#Tip 3 Focus on Productivity rather than hours –This is especially true in case of a remote work environment. A lot of companies insist on the same hours and even employ time tracking tools and software to track their employee’s time. This micromanagement of employees may be important when you have a project deadline but does not work in the long run. When employees are working from home, allow them the flexibility to choose their own schedule so it doesn’t interfere with their family life and responsibilities. Focus on the completion of the task rather than counting the hours worked. Some days he may finish early but this can be offset on the days when they put in long hours to complete the task. Micromanaging employees indicate lack of trust and this can have a negative impact on the employee morale.


#Tip 4 Set an example of a Healthy Work life balance enjoyed by management – Employees follow the example of their seniors. Therefore, it is important that managers of the company enjoy a healthy work life balance too. Make sure they’re coming to office on time and leave on time. Instill a culture of taking breaks. Make sure they’re not contacted outside work hours unless it isn’t and they should do the same with their subordinates. Make sure there are no unworkable time scales to deliver work unless it’s urgent.


#Tip 5 Assign workloads wisely –This is a crucial managerial task and it isn’t as simple as it sounds. Every individual is different with different skill sets, IQ levels and capacity. What seems like a small task to one, some other individual might take a full day to complete it? It is important to know your team members well, understand who is capable of what and allocate accordingly. Review workloads to understand who is stressed out, overworked or who has a bit of time to spare. This will help you identify problems and resolve them in time.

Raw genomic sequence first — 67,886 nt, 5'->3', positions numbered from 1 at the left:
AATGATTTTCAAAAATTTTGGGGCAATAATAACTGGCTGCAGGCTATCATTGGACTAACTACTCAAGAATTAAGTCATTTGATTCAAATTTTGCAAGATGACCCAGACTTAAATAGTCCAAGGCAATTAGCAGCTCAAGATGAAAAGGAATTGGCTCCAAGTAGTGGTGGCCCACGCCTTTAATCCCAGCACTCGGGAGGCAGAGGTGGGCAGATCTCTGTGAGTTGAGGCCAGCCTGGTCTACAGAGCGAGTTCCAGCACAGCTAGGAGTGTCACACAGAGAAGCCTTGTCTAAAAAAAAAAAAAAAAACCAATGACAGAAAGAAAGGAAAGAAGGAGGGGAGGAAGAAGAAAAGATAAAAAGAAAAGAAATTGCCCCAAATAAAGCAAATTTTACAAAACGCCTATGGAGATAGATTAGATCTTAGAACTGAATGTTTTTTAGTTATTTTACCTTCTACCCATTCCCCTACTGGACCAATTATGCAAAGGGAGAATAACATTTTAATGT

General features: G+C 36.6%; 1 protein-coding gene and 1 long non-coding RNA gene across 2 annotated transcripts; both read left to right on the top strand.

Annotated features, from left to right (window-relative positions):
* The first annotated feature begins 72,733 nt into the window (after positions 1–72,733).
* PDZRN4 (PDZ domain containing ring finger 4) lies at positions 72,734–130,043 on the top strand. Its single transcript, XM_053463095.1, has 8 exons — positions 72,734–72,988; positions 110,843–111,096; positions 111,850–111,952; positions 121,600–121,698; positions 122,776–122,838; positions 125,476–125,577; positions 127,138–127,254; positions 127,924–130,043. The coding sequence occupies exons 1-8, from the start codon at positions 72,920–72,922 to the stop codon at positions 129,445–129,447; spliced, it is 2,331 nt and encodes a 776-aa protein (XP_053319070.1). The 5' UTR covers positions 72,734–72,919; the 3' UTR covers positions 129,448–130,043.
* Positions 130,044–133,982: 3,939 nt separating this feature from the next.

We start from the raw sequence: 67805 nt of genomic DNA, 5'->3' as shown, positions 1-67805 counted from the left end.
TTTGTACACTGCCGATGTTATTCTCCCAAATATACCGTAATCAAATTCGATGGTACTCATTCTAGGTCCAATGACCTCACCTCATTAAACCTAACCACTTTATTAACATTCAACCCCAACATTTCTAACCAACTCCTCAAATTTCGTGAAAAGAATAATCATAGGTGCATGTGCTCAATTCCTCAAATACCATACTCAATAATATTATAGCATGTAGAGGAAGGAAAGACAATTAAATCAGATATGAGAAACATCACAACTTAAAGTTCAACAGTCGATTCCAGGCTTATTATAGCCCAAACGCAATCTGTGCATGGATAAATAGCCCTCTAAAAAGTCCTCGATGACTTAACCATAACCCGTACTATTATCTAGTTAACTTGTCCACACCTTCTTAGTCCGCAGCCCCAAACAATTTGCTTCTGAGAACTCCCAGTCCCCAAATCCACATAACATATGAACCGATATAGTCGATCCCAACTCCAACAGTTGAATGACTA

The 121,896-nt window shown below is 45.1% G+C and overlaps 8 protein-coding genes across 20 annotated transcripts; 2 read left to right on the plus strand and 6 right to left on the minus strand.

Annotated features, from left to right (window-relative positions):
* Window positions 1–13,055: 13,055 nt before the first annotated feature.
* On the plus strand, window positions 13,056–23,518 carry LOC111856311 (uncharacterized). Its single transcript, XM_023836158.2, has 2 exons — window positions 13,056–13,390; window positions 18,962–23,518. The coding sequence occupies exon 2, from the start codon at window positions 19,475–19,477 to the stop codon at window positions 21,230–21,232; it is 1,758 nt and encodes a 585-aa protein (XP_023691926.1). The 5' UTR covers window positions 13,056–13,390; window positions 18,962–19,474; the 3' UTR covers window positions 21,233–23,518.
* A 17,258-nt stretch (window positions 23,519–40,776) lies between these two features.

#Tip 6 Reconsider Leave Policies – It is important for everybody to take some time off. Sadly, not many people realize it. An effective way to handle this would be to reconsider company leave policies. If there is a policy to carry forward leaves, employees may procrastinate taking time off or may want to accumulate leaves for urgent needs. Set a capping on the number of leaves that can be carried forward and the remainder would lapse. This way most employees would be forced to take time off rather than waste their leaves.


#Tip 7 Consider support for Parents/Caregivers – Often time’s companies lose out on great talent especially mothers as they are unable to care for their small children. The same goes for those who have elderly/ailing parents to care for. Unable to commit to the busy demanding schedule of the corporate life they are often forced to quit working and stay home. Whilesome multinationals have crèche facility to take care of the children while the mothers work, not every company can afford to set up one. Initiatives like maternity/paternity leave, flexible working hours or the freedom to work from home when necessary can help them juggle their personal and professional responsibilities better.




When it comes to creating a better work life balance for your employees, there is no one-size-fits-all approach. Every employee is different and so are their needs and desires from life. Some employees may be content working late hours while others who have kids/family back home would prefer to finish off on time so they can get to spend some time with family. The key is to tailor the approaches to each individual so the workers feel a sense of contentment working for you. The result? Not only will the employees be happier and more productive, your company will enjoy goodwill in the market for taking care of its employees and will attract and retain the best talent.